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-   -   Squats activate the lower back more than deadlifting (http://www.getnarked.net/forum/showthread.php?t=13395)

Johan 07-28-2010 04:48 PM

Squats activate the lower back more than deadlifting
 
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I found this gem on Bret Contreras blog

http://www.ncbi.nlm.nih.gov/pubmed/18076231

Electromyographic (EMG) activity was measured from the lower abdominals (LA), external obliques (EO), upper lumbar erector spinae (ULES), and lumbar-sacral erector spinae (LSES) muscle groups. Results indicated that the LSES EMG activity during the 80% 1RM squat significantly exceeded 80% 1RM deadlift LSES EMG activity by 34.5%. The LSES EMG activity of the 80% 1RM squat also exceeded the body weight squat, deadlift, superman, and sidebridge by 56, 56.6, 65.5, and 53.1%, respectively. The 80% 1RM deadlift ULES EMG activity significantly exceeded the 80% 1RM squat exercise by 12.9%.

Johan 07-28-2010 04:51 PM

I found this very interesting. A common argument against deadlifting often is that it taxes the lower back to much and the lower back is one of the slowest muscles to recuperate after training. Well seems like that is not the case since squat hits the lower back harder!

I wonder if this can explain why squats have a huge carryover to deadlift strength, while the opposite is not true.

Narkissos 07-28-2010 06:30 PM

I figured this already you know.

I think that most people who squat heavy also unconsciously know this.

They just don't consciously say it, cus they're taught otherwise.

The first time I threw my back out was on a bent over barbell row.

The second time i threw my back out it was on a squat.

(on that note: I really wish that the barbell row had been included in this study.)

Never had an issue on the deadlift.

t-gunz 07-28-2010 10:30 PM

so what is the point of deadlifting then ?

Narkissos 07-29-2010 12:00 AM

^^Do you only deadlift to build the lower back Tom?

You do realize the upper-middle back, traps, et. al. get fried as well... right?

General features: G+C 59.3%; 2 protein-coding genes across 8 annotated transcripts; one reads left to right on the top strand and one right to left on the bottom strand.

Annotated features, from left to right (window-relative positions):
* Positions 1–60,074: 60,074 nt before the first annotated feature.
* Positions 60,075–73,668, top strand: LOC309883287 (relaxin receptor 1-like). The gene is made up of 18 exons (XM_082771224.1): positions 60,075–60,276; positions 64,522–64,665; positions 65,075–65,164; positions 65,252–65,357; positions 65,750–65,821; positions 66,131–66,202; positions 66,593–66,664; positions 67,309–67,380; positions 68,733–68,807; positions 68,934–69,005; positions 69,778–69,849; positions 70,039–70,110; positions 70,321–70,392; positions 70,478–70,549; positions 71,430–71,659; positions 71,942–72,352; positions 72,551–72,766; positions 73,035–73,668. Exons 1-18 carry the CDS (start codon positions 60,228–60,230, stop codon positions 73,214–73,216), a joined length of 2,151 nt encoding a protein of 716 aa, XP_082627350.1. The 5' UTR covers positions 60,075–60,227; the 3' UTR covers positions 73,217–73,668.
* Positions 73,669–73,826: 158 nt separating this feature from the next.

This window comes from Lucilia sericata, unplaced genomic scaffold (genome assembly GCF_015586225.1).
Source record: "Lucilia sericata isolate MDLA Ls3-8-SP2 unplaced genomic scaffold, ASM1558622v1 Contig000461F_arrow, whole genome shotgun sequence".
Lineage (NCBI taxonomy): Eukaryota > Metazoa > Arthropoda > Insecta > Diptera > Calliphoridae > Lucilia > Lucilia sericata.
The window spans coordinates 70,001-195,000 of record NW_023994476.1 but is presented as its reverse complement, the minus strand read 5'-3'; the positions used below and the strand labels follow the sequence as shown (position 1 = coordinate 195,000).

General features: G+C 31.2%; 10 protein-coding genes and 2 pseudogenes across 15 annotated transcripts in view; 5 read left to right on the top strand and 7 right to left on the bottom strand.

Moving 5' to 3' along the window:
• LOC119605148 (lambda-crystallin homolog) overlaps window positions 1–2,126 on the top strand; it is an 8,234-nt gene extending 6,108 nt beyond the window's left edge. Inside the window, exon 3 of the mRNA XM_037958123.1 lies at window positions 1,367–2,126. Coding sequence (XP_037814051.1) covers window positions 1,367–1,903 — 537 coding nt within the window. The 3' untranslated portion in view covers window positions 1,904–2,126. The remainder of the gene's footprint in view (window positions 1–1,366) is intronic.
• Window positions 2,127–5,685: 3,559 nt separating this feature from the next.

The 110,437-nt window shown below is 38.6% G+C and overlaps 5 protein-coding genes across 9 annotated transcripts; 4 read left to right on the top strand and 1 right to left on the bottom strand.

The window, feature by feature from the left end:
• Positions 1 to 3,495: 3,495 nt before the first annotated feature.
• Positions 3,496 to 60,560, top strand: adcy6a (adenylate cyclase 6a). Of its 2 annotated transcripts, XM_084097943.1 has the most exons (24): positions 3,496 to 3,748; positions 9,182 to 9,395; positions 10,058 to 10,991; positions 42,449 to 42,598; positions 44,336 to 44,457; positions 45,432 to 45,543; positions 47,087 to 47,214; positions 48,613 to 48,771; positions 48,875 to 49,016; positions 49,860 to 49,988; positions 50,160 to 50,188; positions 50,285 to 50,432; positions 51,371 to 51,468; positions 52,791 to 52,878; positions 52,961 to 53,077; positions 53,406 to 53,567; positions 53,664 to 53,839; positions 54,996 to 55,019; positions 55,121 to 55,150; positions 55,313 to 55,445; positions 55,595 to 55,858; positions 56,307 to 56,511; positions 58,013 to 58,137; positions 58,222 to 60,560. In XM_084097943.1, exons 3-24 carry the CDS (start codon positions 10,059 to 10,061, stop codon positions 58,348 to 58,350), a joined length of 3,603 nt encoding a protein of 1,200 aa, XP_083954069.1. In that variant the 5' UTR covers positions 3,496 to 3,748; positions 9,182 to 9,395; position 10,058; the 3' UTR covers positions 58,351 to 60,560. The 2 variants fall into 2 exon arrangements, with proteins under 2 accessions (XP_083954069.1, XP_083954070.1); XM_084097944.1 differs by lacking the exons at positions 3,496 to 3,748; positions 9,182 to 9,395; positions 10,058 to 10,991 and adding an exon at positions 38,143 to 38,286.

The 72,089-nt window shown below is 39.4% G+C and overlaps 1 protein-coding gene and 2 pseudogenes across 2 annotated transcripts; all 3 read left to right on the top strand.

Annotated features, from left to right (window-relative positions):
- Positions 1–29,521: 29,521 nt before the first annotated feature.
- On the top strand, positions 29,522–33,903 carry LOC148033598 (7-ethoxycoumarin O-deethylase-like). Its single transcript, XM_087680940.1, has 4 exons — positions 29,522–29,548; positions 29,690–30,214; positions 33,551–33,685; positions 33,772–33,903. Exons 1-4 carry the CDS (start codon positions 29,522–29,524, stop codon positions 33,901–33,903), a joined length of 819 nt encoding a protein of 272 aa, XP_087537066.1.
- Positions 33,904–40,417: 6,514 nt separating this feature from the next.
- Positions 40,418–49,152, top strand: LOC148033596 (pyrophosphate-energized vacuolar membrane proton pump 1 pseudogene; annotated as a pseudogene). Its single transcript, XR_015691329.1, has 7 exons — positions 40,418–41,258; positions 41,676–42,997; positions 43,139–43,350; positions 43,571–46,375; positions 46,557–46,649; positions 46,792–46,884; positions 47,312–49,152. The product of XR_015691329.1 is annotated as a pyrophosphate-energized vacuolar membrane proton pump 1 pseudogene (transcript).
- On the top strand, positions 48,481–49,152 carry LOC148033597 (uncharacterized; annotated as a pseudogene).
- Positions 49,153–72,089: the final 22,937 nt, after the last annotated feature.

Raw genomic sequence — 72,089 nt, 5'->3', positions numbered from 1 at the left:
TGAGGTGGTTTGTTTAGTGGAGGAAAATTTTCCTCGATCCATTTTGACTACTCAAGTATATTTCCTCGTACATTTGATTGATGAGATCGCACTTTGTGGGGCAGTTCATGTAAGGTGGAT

Do also realize that hamstring/glute activation is more significant... right?

t-gunz 07-29-2010 12:02 AM

just was looking for a in depth reason.

and i got it:)

Narkissos 07-29-2010 12:07 AM

^^bastard.

Bump for additional questions.

(and responses from Jo... as I'm sure he'll go into more depth)

t-gunz 07-29-2010 12:13 AM

Quote:

Originally Posted by Narkissos (Post 111771)
^^Do you only deadlift to build the lower back Tom?

no i deadlift cause im awesome :P

lol nah i do it build over all strength

Quote:

Originally Posted by Narkissos (Post 111771)
You do realize the upper-middle back, traps, et. al. get fried as well... right?

yes i do feel all of the above, especially the next day

Quote:

Originally Posted by Narkissos (Post 111771)
Do also realize that hamstring/glute activation is more significant... right?

i feel it more if i do a leg session opposed to dead lifts.

i just need a heavy taxing session to really feel the legs

Johan 07-29-2010 03:17 AM

After reading the thing I started thinking that testing both movements at 80% of max is not so representative of what most people do in the gym. Deads are usually used for heavy low reps, while squats are used for higher reps. So deads are routinely done at 90+% of max while squats are rarely worked over 80%.

It is far easier for me to keep my lower back properly extended in a heavy squat than in a heavy deadlift, this was also mentioned on Bret's blog. He linked to a study showing powerlifters can maintain lumbar extension when squatting, but not when deadlifting. I just missed that on the first reading.

I think that if they redid the study in the first post, but at say 95% of max instead, the results would be different.

Narkissos 07-29-2010 12:39 PM

^^How much different would you say?


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